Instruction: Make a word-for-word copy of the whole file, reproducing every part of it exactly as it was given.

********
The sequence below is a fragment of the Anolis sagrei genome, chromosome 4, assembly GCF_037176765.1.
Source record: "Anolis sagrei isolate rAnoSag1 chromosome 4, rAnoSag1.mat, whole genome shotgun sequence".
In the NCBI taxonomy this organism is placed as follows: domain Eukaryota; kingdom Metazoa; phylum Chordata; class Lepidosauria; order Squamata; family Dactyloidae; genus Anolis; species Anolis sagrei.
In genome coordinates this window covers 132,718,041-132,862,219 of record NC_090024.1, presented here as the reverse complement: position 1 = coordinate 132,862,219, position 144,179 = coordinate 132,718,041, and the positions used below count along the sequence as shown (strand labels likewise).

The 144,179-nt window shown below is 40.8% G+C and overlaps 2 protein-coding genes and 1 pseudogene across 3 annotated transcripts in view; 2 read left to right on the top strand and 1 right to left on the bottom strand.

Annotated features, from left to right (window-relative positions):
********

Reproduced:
The sequence below is a fragment of the Anolis sagrei genome, chromosome 4, assembly GCF_037176765.1.
Source record: "Anolis sagrei isolate rAnoSag1 chromosome 4, rAnoSag1.mat, whole genome shotgun sequence".
In the NCBI taxonomy this organism is placed as follows: domain Eukaryota; kingdom Metazoa; phylum Chordata; class Lepidosauria; order Squamata; family Dactyloidae; genus Anolis; species Anolis sagrei.
In genome coordinates this window covers 132,718,041-132,862,219 of record NC_090024.1, presented here as the reverse complement: position 1 = coordinate 132,862,219, position 144,179 = coordinate 132,718,041, and the positions used below count along the sequence as shown (strand labels likewise).

The 144,179-nt window shown below is 40.8% G+C and overlaps 2 protein-coding genes and 1 pseudogene across 3 annotated transcripts in view; 2 read left to right on the top strand and 1 right to left on the bottom strand.

Annotated features, from left to right (window-relative positions):